Microsoft Holds the Line on Custom Support Pricing
Microsoft changed course on its "custom support" policy by holding down a routine price increase this year. Custom support is an option for enterprises that want continued help with aging Microsoft applications that are at the end of Microsoft's lifecycle support terms.
A Feb. 11 revision to Microsoft's help and support page states that "In response to the current market downturn and customer needs, Microsoft will NOT increase the price of Custom Support in 2009, but will maintain the 2008 pricing." A blog post by veteran Microsoft watcher Mary-Jo Foley noted the change.
Typically, Microsoft provides five years of "mainstream support" and five years of "extended support" for business and developer products. Security updates are free and continuous throughout this 10-year period, but Microsoft has varying charges for technical support in this time.
Consumer products just get five years of mainstream support except if they are annually released, in which case, they get three years of mainstream support.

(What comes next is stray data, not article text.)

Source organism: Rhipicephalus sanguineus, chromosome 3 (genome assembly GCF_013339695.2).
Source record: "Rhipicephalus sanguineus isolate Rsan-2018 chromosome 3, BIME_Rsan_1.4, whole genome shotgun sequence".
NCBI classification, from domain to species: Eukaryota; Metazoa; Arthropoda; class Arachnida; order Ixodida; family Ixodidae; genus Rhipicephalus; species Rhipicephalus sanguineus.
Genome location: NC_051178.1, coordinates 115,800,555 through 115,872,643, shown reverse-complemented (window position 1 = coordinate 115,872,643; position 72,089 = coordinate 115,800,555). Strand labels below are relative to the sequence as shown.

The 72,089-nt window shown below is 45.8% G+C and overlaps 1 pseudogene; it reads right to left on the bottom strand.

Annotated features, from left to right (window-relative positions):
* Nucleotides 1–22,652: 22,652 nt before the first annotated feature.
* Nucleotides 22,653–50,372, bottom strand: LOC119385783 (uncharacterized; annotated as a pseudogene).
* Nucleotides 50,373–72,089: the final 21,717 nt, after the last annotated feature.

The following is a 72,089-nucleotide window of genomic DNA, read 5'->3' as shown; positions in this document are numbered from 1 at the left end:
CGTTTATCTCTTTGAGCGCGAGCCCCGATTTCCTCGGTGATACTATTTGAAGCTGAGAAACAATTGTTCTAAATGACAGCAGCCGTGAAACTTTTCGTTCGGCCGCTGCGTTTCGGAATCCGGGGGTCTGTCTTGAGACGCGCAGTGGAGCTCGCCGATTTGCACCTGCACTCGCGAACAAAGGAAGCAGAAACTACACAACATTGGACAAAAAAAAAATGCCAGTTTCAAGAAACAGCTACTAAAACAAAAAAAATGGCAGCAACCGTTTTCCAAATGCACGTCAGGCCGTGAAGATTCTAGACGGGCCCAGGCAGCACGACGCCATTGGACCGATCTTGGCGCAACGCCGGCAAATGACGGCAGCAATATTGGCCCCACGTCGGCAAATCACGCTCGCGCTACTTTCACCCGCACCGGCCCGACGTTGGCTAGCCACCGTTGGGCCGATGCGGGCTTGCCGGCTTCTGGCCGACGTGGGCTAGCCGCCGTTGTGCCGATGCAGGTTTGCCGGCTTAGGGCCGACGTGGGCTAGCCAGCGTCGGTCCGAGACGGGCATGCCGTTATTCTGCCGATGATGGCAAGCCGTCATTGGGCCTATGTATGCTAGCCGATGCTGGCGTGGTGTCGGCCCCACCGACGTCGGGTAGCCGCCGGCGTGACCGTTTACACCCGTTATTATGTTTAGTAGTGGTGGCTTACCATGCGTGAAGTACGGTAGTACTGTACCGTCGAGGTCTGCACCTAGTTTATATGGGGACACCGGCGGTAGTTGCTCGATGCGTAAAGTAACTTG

Custom support typically happens after extended support for a product ends, according to a Microsoft lifecycle policy FAQ.
"Microsoft offers custom support relationships that go beyond the Extended Support phase," the FAQ explains. "These custom support relationships may include assisted support and hotfix support, and may extend beyond 10 years from the date a product becomes generally available."
Microsoft's partners may be the parties providing the custom support, the FAQ added.
Microsoft charges an annual enrollment fee for custom support. Normally, Microsoft would increase this fee each year, but not this time. Microsoft publishes its custom support prices three years in advance.
Extended support will end next year for a number of Microsoft products. Products where custom support might be needed include Windows 2000 Server and Windows 2000 Professional, as well as Windows XP Service Pack 2. All of these products will lose extended support on July 13, 2010.
About the Author
Kurt Mackie is senior news producer for 1105 Media's Converge360 group.